Once they’ve had dinner and settled, I go check them around 5:00pm. I do another check around 7:30 to 8:00pm and make sure they have plenty of hay and water. After that, I am awake all night monitoring cameras, checking mares as needed, adding hay or water as needed and foaling when the big day comes. Throughout, I maintain a good relationship with all of my mares so that they feel safe around me, especially since I will be handling their babies from the moment of birth on. I groom them, spend time with them, hangout with them, love on them or just talk to them.

I end the ‘day’ by feeding the mares who are in the foaling stalls at 5:15am. At that time I evaluate them for progression toward labor and delivery. This includes checking their udders for milk production, wax, tail tension, relaxation of the hind quarters and belly position.

At around 6:30am, the morning crew comes in and the mares are turned out. I try to get some rest during the day and early evening while the day shift does their tasks.”

Image by rihaij from Pixabay

Things escalate quickly when a mare goes into labor.

Chelsey states, “After the mares foal and baby is here, there’s a lot to be done: making sure baby stands and nurses in an appropriate amount of time, making sure the mare is okay after foaling and passes the placenta in an appropriate amount of time, giving medication as needed, cleaning out any fluids from the stall and putting in new straw, tending to the foal and aiding it to stand and nurse at appropriate times.

If everything goes well, our vet comes when the foal is around eight to 12 hours old to do a new foal check and some blood work to make sure the baby has appropriate antibody levels via the mare’s colostrum, the first milk a mare produces. I try to get them turned out once we get the green light that the baby is healthy and that allows baby to stretch their legs and mom to clean out any fluids remaining in the uterus after foaling.”

And nothing slows down after foaling season.

Chelsey adds, “Most of my mares and foals stay on farm until around the 14 day mark and then head to other farms to be bred. They come back to the farm once the mom has been confirmed in foal. During my ‘off-season,’ I teach babies to halter, lead and groom, weaning, aid in yearling prep and care for layup horses on top of all my other normal barn duties like landscaping and maintaining stock of supplies needed.”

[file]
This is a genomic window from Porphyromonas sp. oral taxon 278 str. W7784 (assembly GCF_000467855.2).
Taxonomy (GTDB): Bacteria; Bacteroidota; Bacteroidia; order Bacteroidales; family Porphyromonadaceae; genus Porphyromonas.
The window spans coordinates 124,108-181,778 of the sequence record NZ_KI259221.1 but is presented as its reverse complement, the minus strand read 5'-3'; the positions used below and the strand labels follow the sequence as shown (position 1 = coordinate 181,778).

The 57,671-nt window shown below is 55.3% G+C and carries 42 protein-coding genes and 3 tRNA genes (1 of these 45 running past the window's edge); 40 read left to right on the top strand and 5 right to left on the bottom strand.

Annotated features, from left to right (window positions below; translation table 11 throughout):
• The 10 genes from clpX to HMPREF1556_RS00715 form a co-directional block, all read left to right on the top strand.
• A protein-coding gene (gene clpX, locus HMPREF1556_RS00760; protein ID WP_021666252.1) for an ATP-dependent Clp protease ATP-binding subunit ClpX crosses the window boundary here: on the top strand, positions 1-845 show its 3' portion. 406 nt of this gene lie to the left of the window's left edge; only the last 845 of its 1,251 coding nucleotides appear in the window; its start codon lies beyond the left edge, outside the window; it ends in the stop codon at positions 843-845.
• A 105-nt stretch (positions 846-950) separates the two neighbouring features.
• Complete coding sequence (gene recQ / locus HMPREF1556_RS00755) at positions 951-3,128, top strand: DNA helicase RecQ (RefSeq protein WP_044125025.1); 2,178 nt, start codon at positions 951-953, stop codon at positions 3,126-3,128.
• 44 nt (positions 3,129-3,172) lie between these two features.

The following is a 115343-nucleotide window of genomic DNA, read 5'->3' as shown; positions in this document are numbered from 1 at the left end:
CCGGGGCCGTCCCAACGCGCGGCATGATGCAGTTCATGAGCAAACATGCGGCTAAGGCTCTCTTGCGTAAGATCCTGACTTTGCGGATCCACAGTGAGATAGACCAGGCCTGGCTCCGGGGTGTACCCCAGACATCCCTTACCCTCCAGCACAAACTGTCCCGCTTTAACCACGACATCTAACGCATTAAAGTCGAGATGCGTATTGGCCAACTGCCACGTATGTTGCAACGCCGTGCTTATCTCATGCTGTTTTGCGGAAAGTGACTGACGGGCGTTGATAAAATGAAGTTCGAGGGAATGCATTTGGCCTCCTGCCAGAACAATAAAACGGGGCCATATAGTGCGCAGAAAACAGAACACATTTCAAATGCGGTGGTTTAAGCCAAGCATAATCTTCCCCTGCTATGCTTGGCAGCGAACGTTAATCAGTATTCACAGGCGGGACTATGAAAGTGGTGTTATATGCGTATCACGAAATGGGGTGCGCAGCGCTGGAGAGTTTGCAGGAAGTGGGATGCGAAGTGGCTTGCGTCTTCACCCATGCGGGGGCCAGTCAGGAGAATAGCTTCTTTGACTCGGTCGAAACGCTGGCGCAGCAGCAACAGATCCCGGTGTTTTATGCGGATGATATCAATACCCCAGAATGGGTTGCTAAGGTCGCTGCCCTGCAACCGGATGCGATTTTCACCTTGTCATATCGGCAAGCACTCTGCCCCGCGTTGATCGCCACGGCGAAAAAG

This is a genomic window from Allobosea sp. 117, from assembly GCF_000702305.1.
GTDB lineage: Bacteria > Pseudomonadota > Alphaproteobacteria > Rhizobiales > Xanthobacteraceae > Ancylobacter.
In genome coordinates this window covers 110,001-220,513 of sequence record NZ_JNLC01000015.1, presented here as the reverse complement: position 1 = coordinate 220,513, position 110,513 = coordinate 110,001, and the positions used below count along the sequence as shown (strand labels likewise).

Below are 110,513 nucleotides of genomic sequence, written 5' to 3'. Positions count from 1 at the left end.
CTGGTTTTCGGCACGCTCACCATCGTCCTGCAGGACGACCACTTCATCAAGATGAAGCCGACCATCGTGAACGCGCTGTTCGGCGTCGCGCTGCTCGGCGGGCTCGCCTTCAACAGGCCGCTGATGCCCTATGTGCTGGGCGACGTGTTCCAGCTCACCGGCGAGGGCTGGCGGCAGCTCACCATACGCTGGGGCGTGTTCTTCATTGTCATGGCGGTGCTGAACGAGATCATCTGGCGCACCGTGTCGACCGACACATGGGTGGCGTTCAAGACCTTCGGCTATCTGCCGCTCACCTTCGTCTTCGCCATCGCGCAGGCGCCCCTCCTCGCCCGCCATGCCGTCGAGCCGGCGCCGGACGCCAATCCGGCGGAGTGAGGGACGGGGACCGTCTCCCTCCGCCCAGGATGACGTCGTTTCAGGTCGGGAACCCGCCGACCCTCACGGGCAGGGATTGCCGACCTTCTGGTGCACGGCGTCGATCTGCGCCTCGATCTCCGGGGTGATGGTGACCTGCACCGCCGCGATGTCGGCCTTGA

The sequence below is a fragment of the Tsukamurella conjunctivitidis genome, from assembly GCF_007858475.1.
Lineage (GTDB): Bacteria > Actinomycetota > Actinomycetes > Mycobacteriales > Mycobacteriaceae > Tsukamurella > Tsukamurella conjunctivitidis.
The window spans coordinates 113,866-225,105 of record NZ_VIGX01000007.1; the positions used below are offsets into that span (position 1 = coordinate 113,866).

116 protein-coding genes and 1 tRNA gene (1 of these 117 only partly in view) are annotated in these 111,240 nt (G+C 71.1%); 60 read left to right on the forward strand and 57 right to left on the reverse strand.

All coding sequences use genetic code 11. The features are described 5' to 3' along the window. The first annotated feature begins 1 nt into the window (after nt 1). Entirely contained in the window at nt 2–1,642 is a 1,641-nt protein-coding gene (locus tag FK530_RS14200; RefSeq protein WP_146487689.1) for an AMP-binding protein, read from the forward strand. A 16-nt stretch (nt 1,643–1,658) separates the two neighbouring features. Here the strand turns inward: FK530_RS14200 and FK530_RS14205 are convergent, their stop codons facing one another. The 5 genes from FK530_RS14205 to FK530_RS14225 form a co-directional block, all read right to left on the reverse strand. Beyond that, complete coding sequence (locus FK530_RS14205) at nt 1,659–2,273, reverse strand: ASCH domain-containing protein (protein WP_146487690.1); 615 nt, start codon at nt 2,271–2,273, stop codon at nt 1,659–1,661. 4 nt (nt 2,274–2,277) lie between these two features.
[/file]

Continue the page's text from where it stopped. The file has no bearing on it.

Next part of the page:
Image by Frauke Feind from Pixabay

Can you handle the ups and downs?

Perhaps more than any other equine job, being a broodmare manager can be a rollercoaster of emotions.

Chelsey says, “At its best, it is so rewarding. Helping bring new life into the world, helping it thrive, watching it grow before your eyes and a year later watching them go to sales or two years later watching a lot of them make their first starts at the racetrack. Building a bond with my babies and setting them up for success for the rest of their lives is my main goal. It’s so much fun. Watching a baby stand for the first time is nothing short of amazing every single time. Watching them turn out with their moms for the first time and figuring out their little legs is nothing short of amazing every single time. It never gets old seeing the miracle of life right before your eyes.

But at its worst, it can be absolutely heartbreaking. In a perfect world, foalings go perfectly, babies are healthy, mares do well, and things are great. Unfortunately, that is not always the case. It is not uncommon to have difficult births, loss of life, or trips to the clinic. Sometimes foals require round the clock care, which can be exhausting. Sometimes mares can be difficult or dangerous, sometimes babies can be wild. The worst feeling in the world is when it is very cold out and a foal steps on you, although they aren’t as heavy as a normal horse, they have pointy little stabby feet that are super painful when they get you.”

Chelsey’s final note to future broodmare managers: “You will be mentally, physically, and emotionally exhausted by the end of the season, but it is absolutely rewarding when you see your moms and babies thriving.”

Go riding.

Amanda Uechi Ronan is an author, equestrian and wannabe race car driver. Follow her on Instagram @uechironan.